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Restaurants are joining consumers in re-opening their wallets.
Several chains are showing more of an appetite to invest in new products, store remodels and more marketing as signs emerge that restaurants are cementing a recovery.
The willingness to invest comes after restaurants broadly reined in costs during the downturn by shutting stores, working employees less amid weak demand and cutting back on wasting ingredients. With expenses down to survival-mode levels, restaurants are now reaping healthy profits as consumers begin to emerge from a spending coma.
Investors have taken notice. Most restaurant stocks are trading near 52-week--if not all-time--highs, putting pressure on companies to keep sales momentum going as the year progresses. With high unemployment and potentially higher ingredient costs later this year a weight, the companies that can invest will to stay ahead of the consumer recovery.
"They aren't just riding the rising tide, they're riding the tide with a faster motor," said Matthew DiFrisco, restaurant analyst at Oppenheimer & Co.
Some initiatives planned include McDonald's Corp. (MCD) plunging deeper into beverages with the additions of Frappes and Smoothies coming soon, and spending more than $1 billion to remodel stores around the world. Starbucks Corp. (SBUX) is rolling out its instant coffee, Via, to grocery stores and backing it with advertising later this year, while also investing more behind its packaged coffee business. The coffee chain is also adding ovens in stores to help expand food sales.
Chipotle Mexican Grill Inc. (CMG) and Panera Bread Co. (PNRA), which both joined McDonald's and Starbucks in posting strong sales growth this week, are increasing spending on marketing and developing loyalty programs, while also expanding areas like catering. Other chains, meanwhile, are upgrading in-store televisions or reconfiguring dining room layouts.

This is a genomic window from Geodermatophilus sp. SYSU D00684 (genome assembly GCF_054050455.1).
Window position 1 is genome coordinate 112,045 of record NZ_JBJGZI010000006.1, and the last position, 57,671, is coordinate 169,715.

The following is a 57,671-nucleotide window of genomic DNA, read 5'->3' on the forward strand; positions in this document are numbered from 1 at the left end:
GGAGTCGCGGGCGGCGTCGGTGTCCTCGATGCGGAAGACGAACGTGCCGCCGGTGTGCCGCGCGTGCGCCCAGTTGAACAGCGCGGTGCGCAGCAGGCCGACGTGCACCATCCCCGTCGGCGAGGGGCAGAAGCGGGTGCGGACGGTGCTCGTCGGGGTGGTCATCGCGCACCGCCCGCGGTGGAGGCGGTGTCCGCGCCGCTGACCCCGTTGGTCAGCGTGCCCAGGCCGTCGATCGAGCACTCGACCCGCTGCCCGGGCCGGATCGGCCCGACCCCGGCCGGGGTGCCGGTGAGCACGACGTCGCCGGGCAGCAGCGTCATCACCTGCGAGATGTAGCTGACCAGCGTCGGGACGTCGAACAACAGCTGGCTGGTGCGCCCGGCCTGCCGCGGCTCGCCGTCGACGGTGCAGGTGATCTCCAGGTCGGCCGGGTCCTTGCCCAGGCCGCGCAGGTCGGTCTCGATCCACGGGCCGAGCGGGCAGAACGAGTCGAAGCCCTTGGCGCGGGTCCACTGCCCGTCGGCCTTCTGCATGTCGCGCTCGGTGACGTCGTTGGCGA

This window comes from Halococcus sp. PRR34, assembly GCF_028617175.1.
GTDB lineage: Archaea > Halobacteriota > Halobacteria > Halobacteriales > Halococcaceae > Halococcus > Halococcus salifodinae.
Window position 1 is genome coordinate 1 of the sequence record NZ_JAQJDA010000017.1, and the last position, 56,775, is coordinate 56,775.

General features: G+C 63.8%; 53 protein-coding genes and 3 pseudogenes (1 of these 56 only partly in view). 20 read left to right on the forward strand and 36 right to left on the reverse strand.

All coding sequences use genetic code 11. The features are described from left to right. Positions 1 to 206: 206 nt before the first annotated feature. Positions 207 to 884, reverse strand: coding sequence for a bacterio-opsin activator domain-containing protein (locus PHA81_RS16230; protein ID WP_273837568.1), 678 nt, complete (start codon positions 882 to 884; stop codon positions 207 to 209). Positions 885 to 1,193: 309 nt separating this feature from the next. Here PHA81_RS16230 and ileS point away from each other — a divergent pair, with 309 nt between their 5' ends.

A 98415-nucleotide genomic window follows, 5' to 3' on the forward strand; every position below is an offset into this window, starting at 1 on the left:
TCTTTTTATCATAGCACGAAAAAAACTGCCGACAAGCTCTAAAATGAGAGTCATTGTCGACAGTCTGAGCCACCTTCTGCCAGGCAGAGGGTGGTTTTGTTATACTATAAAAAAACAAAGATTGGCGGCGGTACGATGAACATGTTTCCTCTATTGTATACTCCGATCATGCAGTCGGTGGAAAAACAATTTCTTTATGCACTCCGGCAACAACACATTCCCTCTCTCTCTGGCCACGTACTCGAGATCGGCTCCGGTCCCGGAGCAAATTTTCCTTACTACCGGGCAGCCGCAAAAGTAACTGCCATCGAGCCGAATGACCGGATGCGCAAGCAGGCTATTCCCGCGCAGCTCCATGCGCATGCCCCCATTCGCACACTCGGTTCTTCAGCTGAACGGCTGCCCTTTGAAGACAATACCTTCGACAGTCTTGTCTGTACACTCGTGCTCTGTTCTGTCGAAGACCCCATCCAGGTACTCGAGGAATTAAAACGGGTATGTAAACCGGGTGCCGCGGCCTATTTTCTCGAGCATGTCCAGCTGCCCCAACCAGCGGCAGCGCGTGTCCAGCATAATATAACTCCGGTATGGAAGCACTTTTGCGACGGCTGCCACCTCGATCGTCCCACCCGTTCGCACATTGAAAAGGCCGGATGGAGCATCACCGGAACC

Some restaurants are running operating margins near record level, helped by both a leaner structure and low commodities. Thus, even after rewarding shareholders with buybacks or dividends, they have money to put toward increasing sales, analysts say.
McDonald's says remodeling stores, including exterior upgrades, helps those locations post sales growth up to 7% higher than other stores. Starbucks, meanwhile, sees growing food sales, now at 20%, as key to increasing the size of the average transaction, which rose 4% world-wide in the latest quarter.
"It's encouraging to see companies investing in their business rather than closing stores," said Tom Forte, Telsey Advisory Group's restaurant analyst. "Long term, it can translate into a sustained [same-store sales] rebound."
Restaurants that rely more on franchisees may miss out on the boost a broad investment can bring. Franchise agreements generally require some level of store upgrades, though some chains, including Burger King Holdings Inc. (BKC) and Wendy's/Arby's Group Inc. (WEN), are trying to make the case for more sweeping remodels by franchisees.
But if sales start to rise due to the improving economy, operators may balk at the need for a major upgrade to the store. Franchisees are also weighing tens of thousands in higher costs down the road from the new U.S. health-care bill.
"The franchisee community is probably going to be a laggard," DiFrisco said. McDonald's is an exception, DiFrisco said, as the company, which is a landlord to many of its franchisees, also invests a significant amount in makeovers.
Not all investments are paying off just yet. Brinker International Inc.'s (EAT) Chili's Grill & Bar spent $5 million on a revamped menu including tacos and new preparation for its signature ribs in its latest quarter, but sales remained weak as Chili's struggles to wean customers off discounts.
-By Paul Ziobro, Dow Jones Newswires; 212-416-2194; email@example.com